After the service, which included a long appeal for giving and the church’s financial situation (not pretty and which was red flag number five; members are pestered to give more and more to the church to meet pressing needs), I went up to talk to pastor Tim Gaydos, a handsome man with a friendly smile. I’m not sure what he thought when I told him I don’t believe in biblical inerrancy and am a Christian Universalist. “Is there a place for me here?” I asked, after explaining some of my background (25 years in evangelicalism before jumping ship). The conversation continued something like this:

"Sure, we welcome everyone who attends,” he said. “Not everyone is a member.”

”But I read your membership covenant,” I said. “I found it very narrow. Does that mean, someone with my beliefs could never be a member?”

I detected a switch in tone. “Well, yeah, there are doctrinal conditions for members.”


He used his hands as an illustration. “We hold on tight to the non-negotiables and are open handed to negotiables. Most large evangelical churches today don’t have membership. But we think it’s important. It tells us who our real sheep are to care for.”

Sounds like attendees are second-class citizens, I thought. “But what if I couldn’t agree with the covenant… your non-negotiables?”

“If you decided you couldn’t agree with them, why would you want to become a member?” he asked.

Good question. Why indeed? I thought. “I get that. You’re right,” I answered. Later I realized I should have said, Because I believe that loving people in community is more important than believing all the same doctrines. “But my question is,” I continued, “why are they so narrow? Why does the church see the need to have doctrinally rigid conditions for members, like believing in inerrancy? Many sincere believers don’t believe in that and consider it a negotiable.”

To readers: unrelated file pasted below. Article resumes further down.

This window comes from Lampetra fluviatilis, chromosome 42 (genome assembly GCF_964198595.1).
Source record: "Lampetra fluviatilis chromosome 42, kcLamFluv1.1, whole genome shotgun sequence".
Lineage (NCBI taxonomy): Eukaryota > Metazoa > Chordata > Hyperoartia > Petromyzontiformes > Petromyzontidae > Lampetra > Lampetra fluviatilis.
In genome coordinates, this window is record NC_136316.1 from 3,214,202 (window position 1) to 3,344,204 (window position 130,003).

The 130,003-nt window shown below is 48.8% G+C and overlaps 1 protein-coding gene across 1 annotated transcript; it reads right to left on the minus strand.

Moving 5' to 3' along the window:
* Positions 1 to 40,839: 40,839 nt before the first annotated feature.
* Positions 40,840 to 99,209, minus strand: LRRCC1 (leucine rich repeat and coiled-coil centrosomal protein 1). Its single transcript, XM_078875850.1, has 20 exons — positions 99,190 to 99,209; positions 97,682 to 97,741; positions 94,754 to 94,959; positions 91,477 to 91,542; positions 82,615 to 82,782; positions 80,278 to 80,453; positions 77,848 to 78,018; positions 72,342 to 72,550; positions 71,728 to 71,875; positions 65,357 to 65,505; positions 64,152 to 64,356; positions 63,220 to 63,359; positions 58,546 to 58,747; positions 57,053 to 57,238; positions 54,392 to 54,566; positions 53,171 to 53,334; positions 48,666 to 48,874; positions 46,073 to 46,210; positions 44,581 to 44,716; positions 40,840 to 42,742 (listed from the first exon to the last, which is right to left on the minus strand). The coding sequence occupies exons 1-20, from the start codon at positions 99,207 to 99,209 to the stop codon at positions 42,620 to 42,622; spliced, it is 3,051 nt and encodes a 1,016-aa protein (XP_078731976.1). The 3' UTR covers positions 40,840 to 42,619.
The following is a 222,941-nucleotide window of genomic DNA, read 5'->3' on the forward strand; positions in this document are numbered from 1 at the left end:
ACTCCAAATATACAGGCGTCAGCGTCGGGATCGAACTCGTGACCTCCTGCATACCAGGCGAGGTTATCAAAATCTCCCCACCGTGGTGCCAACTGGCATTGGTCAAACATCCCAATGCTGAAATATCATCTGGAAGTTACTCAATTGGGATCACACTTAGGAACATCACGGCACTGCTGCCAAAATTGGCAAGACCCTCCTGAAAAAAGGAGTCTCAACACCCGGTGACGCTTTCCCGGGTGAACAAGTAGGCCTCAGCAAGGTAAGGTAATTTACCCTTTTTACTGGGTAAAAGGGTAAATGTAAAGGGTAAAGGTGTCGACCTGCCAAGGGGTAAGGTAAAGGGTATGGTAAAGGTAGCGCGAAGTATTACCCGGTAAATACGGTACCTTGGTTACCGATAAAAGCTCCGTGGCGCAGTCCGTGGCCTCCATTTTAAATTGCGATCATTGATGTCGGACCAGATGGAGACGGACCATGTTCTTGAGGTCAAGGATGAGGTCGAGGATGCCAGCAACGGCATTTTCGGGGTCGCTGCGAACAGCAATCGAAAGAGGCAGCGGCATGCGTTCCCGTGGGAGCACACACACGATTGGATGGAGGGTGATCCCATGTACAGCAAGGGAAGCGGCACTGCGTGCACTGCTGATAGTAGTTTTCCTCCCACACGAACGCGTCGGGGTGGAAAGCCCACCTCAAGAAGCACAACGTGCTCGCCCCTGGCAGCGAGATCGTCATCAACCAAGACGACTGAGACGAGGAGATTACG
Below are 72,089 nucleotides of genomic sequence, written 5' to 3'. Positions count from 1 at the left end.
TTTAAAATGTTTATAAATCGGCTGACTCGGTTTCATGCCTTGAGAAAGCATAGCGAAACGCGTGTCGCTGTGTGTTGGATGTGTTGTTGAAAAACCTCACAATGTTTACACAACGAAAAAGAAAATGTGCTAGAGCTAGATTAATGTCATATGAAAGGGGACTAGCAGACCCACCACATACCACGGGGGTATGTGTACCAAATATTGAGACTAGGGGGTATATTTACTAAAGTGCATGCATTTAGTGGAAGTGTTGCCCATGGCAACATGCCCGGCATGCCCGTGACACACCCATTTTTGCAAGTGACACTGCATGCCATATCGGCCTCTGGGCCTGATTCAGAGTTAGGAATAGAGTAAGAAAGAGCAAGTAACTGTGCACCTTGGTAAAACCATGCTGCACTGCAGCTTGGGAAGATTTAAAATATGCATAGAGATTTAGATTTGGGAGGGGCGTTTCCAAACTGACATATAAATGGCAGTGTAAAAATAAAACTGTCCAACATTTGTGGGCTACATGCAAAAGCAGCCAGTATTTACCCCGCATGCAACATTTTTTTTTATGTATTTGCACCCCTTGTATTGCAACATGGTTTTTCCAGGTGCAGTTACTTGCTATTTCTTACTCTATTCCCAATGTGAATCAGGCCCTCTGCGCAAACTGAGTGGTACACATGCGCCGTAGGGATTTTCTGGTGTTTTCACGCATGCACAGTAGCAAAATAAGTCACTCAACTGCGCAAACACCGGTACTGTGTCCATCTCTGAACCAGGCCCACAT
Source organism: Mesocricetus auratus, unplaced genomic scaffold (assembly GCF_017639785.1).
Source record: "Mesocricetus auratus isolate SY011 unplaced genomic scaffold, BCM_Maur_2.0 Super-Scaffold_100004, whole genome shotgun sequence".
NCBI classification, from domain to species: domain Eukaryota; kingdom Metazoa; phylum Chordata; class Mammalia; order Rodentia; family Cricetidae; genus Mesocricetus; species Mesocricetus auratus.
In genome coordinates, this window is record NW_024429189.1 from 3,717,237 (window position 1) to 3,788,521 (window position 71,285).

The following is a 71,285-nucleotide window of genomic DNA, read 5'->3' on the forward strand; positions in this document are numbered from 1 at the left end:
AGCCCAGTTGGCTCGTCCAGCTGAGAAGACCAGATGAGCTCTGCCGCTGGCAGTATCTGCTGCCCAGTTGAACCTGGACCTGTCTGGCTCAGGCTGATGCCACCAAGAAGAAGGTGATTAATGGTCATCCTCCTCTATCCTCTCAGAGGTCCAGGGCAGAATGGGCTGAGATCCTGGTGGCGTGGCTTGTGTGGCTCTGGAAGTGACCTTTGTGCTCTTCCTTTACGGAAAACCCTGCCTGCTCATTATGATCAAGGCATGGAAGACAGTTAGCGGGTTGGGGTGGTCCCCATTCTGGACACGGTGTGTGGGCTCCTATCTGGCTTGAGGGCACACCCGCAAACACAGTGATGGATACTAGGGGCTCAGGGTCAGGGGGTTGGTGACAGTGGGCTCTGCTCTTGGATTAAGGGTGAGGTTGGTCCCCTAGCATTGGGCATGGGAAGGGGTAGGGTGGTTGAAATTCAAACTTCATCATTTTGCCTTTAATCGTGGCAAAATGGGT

He didn’t answer directly. He seemed a bit flustered. Said something about not apologizing for believing the Bible is inerrant. Nice guy, Tim. But I detected red flag number six. Abusive churches don’t welcome questions—especially tough questions. And I hadn’t even gotten started! They also hate ambiguity and have a paranoid need to have everyone agree.

Bear in mind before the streamed sermon, they played an interview with an Ethiopian pastor who apparently is one of Mars Hill’s overseas church plants. I asked Tim about how that works. They pay the pastor’s salary, he told me. “What about the future of that church?” I asked, implying there is an unhealthy dependency potential.

“Well, the goal is that the church would eventually support their own pastor to make it sustainable.”

Having been a church planter/missionary myself in Africa for seven years, I am all too familiar with this model. It’s probably the worst strategy one could undertake if you wanted to plant healthy long-term churches, but the best strategy if you wanted to do something quick and easy and look really good. Typically, such a model produces a dangerous dependency (sustainability becomes a pipe dream), local residents don’t trust the pastor—they know he’s milking the white foreigners and suspect he’s only in it for the money—and oftentimes he is. I warned Tim about this problem, but he didn’t seem to take it seriously. Red flag number seven. Were appearances more important than strategic thinking? Then again, why should he trust some fallen-away Universalist?

Finally, after our conversation, I strolled over to the bookstore. Not very big, that’s for sure. Why? Well you can only fit so many Mark Driscoll books on shelves. They made up more than half the books along with a few others like fellow Reformed pastor John Piper. Red flag number eight. Control members’ library. I had also heard Driscoll on YouTube tell members not to read The Shack.

Julie Anne has spurred me to think about doing something more concrete about exposing abuse and helping to prevent it. This visit was a start. Next, I’ll talk with my neighbor. Stay tuned. Comments welcome.

Saturday, January 05, 2013

Shooter, not God, caused Newtown tragedy

Someone wrote a letter to the editor of my hometown newspaper, The North Kitsap Herald, and implied God used the Newtown tragedy to punish the country for legislating God out of the public sphere. Here's my response (and below) that was published on January 4th, as well as another good response from James Behrend: